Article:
Who are Red Soul Community?How did you form? How long have you been together?
RSC: Red Soul Community are JM Labase Martínez , Carlos Dingo and I, Isabel García. We first met almost nine years ago thanks to our ska-punk roots. Labase came from a band called La Vietnamita and Carlos and I, from Kerida Pulga. Then, we decided to start a new project based exclusively on ska music and called Los Dingos. It was our occupation on the following five years ´till the moment we felt the strong call of the reggae music and that´s how we decided to form Red Soul Community. Finally we found Javi Frías (drums) and Fede Castro (guitar) and the rest is history.
What would you say are your strongest influences musically?
RSC: We grew up listening to The Specials, Madness, The Beat,The Toasters and many others.. ,and like them, we are strongly influenced by the Jamaican classics like Toots and the Maytals, Jackie Mitto, Dave Barker, Derrick Morgan, Prince Buster, Desmond Decker, Ken Boothe, The Ethiopians, The Paragons, and Mr Symarip. However, from the very beginning we knew the attitude we wanted for Red Soul Community was that of the punk rock bands like Ramones, Sex Pistols, The Clash or Rancid.
We also listen as much as we can of the reggae and ska scene nowadays, The Aggrolites, Tim Armstrong´s Poet Life, The Moon Invaders And Caroloregians, Deal´s Gone Bad, The Slackers, David Hillyard, West Bound Train, King Kannons, Hepcat, Briatore, Chris Murray, Go Jimmy Go,etc.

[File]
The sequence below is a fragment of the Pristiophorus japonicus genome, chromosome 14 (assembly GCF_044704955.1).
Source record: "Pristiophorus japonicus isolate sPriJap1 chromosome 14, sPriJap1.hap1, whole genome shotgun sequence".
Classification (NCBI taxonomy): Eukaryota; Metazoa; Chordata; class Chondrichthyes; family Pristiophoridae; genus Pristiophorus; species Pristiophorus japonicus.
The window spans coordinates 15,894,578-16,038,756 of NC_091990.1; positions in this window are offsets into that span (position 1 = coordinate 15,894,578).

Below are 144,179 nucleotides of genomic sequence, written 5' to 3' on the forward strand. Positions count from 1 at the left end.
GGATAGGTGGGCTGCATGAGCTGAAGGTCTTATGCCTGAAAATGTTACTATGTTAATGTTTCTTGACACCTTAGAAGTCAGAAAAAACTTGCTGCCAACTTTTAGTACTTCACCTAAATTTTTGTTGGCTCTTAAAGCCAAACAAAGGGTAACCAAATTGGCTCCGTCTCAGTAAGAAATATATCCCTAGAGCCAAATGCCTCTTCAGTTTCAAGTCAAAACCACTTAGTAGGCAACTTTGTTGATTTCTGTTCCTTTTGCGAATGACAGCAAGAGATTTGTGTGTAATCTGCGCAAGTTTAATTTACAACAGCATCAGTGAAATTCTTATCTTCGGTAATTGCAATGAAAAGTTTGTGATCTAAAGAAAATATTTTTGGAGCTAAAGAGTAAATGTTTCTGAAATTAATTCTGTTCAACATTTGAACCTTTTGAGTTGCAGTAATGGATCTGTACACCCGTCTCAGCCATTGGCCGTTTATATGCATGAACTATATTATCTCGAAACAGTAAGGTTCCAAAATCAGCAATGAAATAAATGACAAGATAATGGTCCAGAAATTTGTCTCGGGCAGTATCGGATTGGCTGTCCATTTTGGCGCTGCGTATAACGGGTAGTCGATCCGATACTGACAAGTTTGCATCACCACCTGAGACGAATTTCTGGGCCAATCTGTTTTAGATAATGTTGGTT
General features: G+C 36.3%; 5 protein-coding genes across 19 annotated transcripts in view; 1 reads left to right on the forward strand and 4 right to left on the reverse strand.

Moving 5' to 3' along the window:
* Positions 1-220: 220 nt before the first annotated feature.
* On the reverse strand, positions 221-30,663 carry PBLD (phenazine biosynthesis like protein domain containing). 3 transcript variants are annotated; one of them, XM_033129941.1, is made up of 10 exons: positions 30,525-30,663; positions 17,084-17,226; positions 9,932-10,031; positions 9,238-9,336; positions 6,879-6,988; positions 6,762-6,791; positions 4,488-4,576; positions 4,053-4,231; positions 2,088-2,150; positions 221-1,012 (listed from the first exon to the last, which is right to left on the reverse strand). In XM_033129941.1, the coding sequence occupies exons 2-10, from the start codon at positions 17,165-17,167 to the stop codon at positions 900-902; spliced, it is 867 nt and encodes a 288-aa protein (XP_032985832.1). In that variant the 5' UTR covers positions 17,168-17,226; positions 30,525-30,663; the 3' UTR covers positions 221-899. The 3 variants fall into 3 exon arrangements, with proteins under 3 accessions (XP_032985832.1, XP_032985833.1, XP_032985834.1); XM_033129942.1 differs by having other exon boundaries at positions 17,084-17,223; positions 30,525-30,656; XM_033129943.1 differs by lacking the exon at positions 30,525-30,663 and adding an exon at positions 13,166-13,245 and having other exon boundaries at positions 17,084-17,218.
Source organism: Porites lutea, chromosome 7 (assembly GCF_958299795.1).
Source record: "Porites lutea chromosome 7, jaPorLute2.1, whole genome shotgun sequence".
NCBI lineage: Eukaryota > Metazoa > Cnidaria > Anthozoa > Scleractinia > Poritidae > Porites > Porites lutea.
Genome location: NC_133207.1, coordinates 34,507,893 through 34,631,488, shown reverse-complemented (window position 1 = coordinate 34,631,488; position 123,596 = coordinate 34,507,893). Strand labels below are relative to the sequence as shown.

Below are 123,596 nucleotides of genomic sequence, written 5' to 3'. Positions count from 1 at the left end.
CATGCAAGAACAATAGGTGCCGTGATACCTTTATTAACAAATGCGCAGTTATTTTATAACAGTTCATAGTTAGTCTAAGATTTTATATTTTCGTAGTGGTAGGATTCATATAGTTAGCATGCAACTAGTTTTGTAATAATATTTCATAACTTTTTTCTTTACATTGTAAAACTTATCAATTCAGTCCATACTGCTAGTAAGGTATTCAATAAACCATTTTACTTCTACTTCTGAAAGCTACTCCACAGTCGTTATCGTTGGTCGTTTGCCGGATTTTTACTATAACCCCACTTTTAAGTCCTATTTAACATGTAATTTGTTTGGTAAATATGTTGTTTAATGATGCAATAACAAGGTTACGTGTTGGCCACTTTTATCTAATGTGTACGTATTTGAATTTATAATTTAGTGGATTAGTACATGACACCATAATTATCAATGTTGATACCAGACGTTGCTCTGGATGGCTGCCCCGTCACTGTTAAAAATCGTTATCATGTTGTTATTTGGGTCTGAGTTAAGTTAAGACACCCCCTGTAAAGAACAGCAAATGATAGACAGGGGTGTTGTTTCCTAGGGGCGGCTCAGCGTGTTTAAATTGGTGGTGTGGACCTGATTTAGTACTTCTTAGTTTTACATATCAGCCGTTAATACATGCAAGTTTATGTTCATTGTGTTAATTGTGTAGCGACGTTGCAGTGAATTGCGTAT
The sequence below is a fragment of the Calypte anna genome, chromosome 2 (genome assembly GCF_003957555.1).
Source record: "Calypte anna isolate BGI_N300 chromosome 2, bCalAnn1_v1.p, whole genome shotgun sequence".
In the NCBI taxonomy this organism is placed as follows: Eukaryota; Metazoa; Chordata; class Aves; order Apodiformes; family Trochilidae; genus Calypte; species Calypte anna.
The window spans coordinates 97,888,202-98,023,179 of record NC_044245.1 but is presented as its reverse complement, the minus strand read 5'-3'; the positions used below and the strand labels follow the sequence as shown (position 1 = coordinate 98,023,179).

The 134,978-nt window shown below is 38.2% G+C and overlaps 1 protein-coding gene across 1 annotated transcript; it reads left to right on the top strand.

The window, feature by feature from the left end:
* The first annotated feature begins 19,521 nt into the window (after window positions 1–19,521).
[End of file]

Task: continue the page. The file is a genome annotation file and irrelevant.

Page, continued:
You guys just put out a new album, can you tell us a little about it?
RSC: "Pump Reggae" is a four songs album which is the result of many months of hard work. For a long time we were obsessed with the idea of feeling proud of our compositions, locked at home, listening to a lot of music and playing till we got a bunch of really good songs. Then, we simply chose four:"Lost in the Ocean", recovered from the first demo but recorded again for the occasion, the semi-instrumental "Hey Hey Uh!"
The essential "Place" and "Red Soul Community", the favorite of the audience.
For all that, we worked with the label Liquidator Music, a great supporter of the ska and reggae music scene here. And after the release , came the tour, which has given us the chance to see how our music works, to get to know a lot of special people and to share the stage with other bands. Bands like Dandy Fever, The Transilvanians, Flight 404, Kinky Coo Coo´s , The Ratazanas, Upsttemians or The Aggrolites.
And best of all in the process of creating an album, is that good news seems not to end here.
What is pump reggae, is it similar to the term Dirty Reggae?
RSC: he term "pump reggae" was born almost at the same time as the band itself. We´ve always conceived music and especially reggae, as the strength we need to face everyday life. It doesn't matter how hard things can be if you can look around and feel special simply because you got reggae music. It is like the "pump that pumps" the necessary air you need to feel alive.
Later, we used that name for one of our first demo songs, but it was Toni Face, from our label Liquidator Music who suggested us the term for the first album and as we felt really identified by it, and we accepted.
Apart from that, pump reggae is our particular invitation for everybody to move their ass, they will live just once!!
Can you tell us about where you are from? What is the ska and reggae music scene like in Granada, Spain?